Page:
New Mengwi bus terminal inflicts more headaches
After June’s opening of the new inter-town and inter-province bus terminal in Mengwi in Badung regency, as a replacement for Denpasar’s old bus terminal at Ubung, passengers are expecting the Bali provincial administration to solve the currently chaotic bus departure and arrival arrangements by providing feeder buses to reach the capital city.
“When deciding to replace the Ubung terminal with one in Mengwi, the administration should have thought of providing public transportation, such as feeder buses, from Mengwi to Denpasar, because many of the passengers are based in Denpasar,” said Kristiawan, who frequently travels by inter-provincial bus from Denpasar to reach his home town of Malang in East Java.
Bali-chapter chairman of the Organization of Land Transportation Owners (Organda), Ketut Eddy Darma Putra, acknowledged that after the Mengwi terminal opened on June 22, unsettled administrative issues concerning route permits had motivated the bus companies to continue embarking from Denpasar’s so-called largest bus terminal, Ubung, instead of departing from Mengwi. Until now, the newly opened Mengwi terminal, which is about 20-kilometers (km) away from downtown Denpasar and 16-km north of Ubung, only serves as the arrival spot for inter-province buses.
“The bus companies that serve the route between Mataram in West Nusa Tenggara and Denpasar are still waiting for their new route permits to be issued by the Transportation Ministry,” said Eddy.
Around 15 public bus companies are currently members of Organda Bali, while there are a total of 50 public bus companies operating in Bali, serving inter-province destinations such as Surabaya, Malang, Yogyakarta, Semarang, Jakarta, Madura, Sumatra, Lampung, Palembang and West Nusa Tenggara.
Kristiawan said that when East Java’s Surabaya city decided to move its bus terminal from the suburb of Jayabaya to the Bungurasih terminal, which is in the neighboring town of Sidoarjo, passengers were not left stranded and unable to reach their final destinations because public buses, minivans and taxis were available, there was even a shuttle bus service to connect the bus terminal to the Juanda International Airport in Surabaya.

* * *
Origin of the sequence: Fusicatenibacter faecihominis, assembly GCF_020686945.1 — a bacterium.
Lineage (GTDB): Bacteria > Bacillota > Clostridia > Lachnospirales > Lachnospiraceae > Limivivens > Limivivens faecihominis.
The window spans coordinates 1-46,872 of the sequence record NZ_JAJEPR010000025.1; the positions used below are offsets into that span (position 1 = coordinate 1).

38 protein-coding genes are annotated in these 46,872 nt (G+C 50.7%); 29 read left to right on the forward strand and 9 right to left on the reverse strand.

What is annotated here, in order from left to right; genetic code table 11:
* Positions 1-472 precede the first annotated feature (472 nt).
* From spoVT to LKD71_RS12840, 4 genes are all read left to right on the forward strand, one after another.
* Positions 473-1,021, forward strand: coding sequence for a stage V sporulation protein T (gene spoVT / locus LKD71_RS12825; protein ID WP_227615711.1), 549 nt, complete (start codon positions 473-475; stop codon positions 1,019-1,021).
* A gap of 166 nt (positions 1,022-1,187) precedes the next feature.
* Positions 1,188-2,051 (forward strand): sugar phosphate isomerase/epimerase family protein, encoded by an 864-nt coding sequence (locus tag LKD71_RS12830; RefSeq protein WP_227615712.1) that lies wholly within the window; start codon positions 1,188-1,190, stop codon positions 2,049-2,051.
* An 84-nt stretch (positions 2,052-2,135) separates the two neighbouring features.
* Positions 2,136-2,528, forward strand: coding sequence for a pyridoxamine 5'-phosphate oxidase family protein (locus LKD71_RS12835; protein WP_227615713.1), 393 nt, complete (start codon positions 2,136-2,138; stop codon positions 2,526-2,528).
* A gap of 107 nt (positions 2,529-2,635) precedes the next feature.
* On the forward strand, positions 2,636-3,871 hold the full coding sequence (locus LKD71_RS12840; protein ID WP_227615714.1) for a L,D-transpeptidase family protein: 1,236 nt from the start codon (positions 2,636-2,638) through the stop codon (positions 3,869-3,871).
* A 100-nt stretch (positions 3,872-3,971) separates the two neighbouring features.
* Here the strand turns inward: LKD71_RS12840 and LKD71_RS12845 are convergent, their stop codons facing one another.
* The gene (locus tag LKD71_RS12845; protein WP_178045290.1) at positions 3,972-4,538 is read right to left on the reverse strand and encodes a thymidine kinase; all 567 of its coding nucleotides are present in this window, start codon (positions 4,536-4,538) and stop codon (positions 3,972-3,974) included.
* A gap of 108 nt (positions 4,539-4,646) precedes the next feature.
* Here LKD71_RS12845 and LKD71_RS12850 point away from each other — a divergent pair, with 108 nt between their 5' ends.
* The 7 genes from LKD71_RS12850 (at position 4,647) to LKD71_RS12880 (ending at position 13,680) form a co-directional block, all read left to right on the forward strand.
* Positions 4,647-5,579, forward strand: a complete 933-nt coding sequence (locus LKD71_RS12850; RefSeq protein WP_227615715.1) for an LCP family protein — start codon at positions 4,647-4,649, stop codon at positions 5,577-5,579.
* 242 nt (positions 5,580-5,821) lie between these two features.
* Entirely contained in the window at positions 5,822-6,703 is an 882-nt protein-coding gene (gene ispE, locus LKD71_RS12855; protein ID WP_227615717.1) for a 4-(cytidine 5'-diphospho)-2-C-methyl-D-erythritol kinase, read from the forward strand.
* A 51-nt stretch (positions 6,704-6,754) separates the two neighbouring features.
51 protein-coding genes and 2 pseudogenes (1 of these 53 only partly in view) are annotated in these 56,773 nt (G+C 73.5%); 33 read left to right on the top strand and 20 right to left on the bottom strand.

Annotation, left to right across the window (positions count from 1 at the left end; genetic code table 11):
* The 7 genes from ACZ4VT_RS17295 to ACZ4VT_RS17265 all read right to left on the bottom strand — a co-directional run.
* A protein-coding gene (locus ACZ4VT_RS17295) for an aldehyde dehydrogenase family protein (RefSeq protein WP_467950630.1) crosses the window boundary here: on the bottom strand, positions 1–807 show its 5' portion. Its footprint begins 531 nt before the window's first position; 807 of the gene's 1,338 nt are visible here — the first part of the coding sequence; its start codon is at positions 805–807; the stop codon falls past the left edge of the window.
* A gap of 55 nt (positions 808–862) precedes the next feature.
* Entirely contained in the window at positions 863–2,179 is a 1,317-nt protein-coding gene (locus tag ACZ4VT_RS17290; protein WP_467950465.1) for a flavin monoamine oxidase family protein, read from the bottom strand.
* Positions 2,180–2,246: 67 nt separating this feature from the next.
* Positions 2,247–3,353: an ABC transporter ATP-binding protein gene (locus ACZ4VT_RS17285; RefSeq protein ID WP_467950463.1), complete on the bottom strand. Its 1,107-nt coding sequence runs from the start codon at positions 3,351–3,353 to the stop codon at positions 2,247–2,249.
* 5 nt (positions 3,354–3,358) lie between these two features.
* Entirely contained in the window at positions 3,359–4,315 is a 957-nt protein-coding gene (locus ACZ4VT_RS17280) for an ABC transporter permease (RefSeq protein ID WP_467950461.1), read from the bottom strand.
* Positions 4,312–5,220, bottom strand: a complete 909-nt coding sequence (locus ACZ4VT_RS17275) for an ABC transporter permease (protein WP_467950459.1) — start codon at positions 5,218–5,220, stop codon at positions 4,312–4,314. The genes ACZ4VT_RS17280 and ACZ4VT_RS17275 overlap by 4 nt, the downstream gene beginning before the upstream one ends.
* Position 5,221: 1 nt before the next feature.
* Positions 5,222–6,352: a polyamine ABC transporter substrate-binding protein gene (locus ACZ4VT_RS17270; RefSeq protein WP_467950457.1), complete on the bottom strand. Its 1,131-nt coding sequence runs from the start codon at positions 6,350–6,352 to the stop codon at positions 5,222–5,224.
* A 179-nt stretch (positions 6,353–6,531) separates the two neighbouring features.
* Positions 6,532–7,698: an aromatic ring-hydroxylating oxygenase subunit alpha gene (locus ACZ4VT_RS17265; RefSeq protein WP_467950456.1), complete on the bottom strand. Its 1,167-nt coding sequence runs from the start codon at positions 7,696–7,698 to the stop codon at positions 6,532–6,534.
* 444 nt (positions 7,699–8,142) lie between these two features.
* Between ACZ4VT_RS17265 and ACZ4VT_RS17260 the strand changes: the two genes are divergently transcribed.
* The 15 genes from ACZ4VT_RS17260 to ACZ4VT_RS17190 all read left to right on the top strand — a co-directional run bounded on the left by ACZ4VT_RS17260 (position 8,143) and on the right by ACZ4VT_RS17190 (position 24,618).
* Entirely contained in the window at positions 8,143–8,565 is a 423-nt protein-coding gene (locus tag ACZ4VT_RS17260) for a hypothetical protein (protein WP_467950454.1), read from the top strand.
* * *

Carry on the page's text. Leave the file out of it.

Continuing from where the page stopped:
“Here in Bali, we lack options in public transportation, yet, we are full of uncertainty. A friend of mine recently arrived at 1.30 a.m. in Mengwi only to find the taxis were charging twice the normal price and operated without a meter,” said Kristiawan.
Additionally, most, if not all, the taxis and ojek (motorcycle taxis) in the Ubung and Mengwi terminals cooperate with scalpers. Thus, a fixed tariff is out of the question.
Head of Bali Transportation Agency, Dewa Putu Punia Asa, acknowledged that the agency was still in discussions about the tariffs for inter-town buses using the Mengwi terminal.
“We will decide the tariff as soon as possible,” said Punia, when asked whether tariff certainty would be achieved prior to the upcoming Idul Fitri exodus.
As if it is not chaotic enough, due to the prolonged uncertainty, a number of public minivans that should have been operating only in Denpasar are now operating cross-regency. The public minivans are welcomed in the Mengwi terminal to carry passengers to Ubung and other parts of Denpasar.
One of the drivers, Ketut Pasek, said that some of the minivan fleets had moved their operations to Mengwi to get more passengers. “But it turns out we have to wait some six hours before we can finally get our vehicles full of passengers heading to Ubung. It’s not true that the passengers are stranded”.